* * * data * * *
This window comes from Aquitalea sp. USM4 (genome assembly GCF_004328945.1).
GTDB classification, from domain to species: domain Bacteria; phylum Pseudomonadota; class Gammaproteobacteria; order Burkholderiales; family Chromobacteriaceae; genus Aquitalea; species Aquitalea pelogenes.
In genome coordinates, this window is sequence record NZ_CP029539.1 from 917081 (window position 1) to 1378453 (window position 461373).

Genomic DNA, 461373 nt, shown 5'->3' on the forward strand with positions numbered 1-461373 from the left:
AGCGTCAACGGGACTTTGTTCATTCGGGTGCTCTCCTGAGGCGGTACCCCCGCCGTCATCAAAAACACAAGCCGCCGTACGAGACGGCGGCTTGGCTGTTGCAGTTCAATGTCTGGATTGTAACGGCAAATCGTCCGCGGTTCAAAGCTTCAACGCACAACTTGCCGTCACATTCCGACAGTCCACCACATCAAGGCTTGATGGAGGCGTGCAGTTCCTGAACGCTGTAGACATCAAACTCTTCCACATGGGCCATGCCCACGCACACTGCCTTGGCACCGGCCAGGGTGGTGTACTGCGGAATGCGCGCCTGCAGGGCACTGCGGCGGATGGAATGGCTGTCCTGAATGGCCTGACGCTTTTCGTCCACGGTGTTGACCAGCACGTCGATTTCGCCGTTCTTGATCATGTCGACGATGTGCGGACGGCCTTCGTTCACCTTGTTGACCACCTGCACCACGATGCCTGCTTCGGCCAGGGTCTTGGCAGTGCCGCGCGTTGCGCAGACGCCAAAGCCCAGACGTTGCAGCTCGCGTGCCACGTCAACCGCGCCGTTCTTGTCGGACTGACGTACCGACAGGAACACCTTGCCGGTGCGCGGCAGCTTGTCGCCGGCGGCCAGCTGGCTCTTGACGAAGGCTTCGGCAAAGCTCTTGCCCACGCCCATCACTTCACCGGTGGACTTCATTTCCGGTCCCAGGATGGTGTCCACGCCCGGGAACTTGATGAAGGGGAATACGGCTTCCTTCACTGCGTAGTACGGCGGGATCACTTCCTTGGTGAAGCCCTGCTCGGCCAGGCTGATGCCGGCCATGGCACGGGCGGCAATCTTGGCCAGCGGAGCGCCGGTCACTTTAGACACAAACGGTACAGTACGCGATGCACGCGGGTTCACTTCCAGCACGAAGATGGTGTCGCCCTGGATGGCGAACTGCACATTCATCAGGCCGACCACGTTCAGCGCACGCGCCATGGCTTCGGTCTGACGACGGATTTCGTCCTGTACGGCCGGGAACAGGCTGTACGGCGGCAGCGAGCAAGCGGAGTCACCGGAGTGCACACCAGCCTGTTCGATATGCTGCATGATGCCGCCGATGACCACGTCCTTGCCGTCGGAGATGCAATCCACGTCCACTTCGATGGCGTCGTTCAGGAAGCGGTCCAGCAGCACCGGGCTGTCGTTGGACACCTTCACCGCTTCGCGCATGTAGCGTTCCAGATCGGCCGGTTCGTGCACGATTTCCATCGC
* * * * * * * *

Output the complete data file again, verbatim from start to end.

This window comes from Aquitalea sp. USM4 (genome assembly GCF_004328945.1).
GTDB classification, from domain to species: domain Bacteria; phylum Pseudomonadota; class Gammaproteobacteria; order Burkholderiales; family Chromobacteriaceae; genus Aquitalea; species Aquitalea pelogenes.
In genome coordinates, this window is sequence record NZ_CP029539.1 from 917081 (window position 1) to 1378453 (window position 461373).

Genomic DNA, 461373 nt, shown 5'->3' on the forward strand with positions numbered 1-461373 from the left:
AGCGTCAACGGGACTTTGTTCATTCGGGTGCTCTCCTGAGGCGGTACCCCCGCCGTCATCAAAAACACAAGCCGCCGTACGAGACGGCGGCTTGGCTGTTGCAGTTCAATGTCTGGATTGTAACGGCAAATCGTCCGCGGTTCAAAGCTTCAACGCACAACTTGCCGTCACATTCCGACAGTCCACCACATCAAGGCTTGATGGAGGCGTGCAGTTCCTGAACGCTGTAGACATCAAACTCTTCCACATGGGCCATGCCCACGCACACTGCCTTGGCACCGGCCAGGGTGGTGTACTGCGGAATGCGCGCCTGCAGGGCACTGCGGCGGATGGAATGGCTGTCCTGAATGGCCTGACGCTTTTCGTCCACGGTGTTGACCAGCACGTCGATTTCGCCGTTCTTGATCATGTCGACGATGTGCGGACGGCCTTCGTTCACCTTGTTGACCACCTGCACCACGATGCCTGCTTCGGCCAGGGTCTTGGCAGTGCCGCGCGTTGCGCAGACGCCAAAGCCCAGACGTTGCAGCTCGCGTGCCACGTCAACCGCGCCGTTCTTGTCGGACTGACGTACCGACAGGAACACCTTGCCGGTGCGCGGCAGCTTGTCGCCGGCGGCCAGCTGGCTCTTGACGAAGGCTTCGGCAAAGCTCTTGCCCACGCCCATCACTTCACCGGTGGACTTCATTTCCGGTCCCAGGATGGTGTCCACGCCCGGGAACTTGATGAAGGGGAATACGGCTTCCTTCACTGCGTAGTACGGCGGGATCACTTCCTTGGTGAAGCCCTGCTCGGCCAGGCTGATGCCGGCCATGGCACGGGCGGCAATCTTGGCCAGCGGAGCGCCGGTCACTTTAGACACAAACGGTACAGTACGCGATGCACGCGGGTTCACTTCCAGCACGAAGATGGTGTCGCCCTGGATGGCGAACTGCACATTCATCAGGCCGACCACGTTCAGCGCACGCGCCATGGCTTCGGTCTGACGACGGATTTCGTCCTGTACGGCCGGGAACAGGCTGTACGGCGGCAGCGAGCAAGCGGAGTCACCGGAGTGCACACCAGCCTGTTCGATATGCTGCATGATGCCGCCGATGACCACGTCCTTGCCGTCGGAGATGCAATCCACGTCCACTTCGATGGCGTCGTTCAGGAAGCGGTCCAGCAGCACCGGGCTGTCGTTGGACACCTTCACCGCTTCGCGCATGTAGCGTTCCAGATCGGCCGGTTCGTGCACGATTTCCATCGC